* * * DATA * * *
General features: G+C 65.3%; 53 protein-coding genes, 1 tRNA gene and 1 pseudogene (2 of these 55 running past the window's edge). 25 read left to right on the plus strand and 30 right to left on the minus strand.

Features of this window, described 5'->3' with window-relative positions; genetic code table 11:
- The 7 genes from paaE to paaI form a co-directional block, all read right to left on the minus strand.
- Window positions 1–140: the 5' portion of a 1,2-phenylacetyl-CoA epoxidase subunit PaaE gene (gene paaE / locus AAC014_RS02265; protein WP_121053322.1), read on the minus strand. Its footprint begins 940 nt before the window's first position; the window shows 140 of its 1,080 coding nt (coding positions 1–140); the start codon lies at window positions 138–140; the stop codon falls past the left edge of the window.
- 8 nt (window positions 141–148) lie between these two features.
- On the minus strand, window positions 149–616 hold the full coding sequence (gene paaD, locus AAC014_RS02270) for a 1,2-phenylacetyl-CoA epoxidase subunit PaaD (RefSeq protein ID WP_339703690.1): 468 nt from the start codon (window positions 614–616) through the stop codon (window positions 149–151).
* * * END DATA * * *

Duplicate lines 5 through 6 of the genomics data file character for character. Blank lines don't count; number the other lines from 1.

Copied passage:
- 8 nt (window positions 141–148) lie between these two features.
- On the minus strand, window positions 149–616 hold the full coding sequence (gene paaD, locus AAC014_RS02270) for a 1,2-phenylacetyl-CoA epoxidase subunit PaaD (RefSeq protein ID WP_339703690.1): 468 nt from the start codon (window positions 614–616) through the stop codon (window positions 149–151).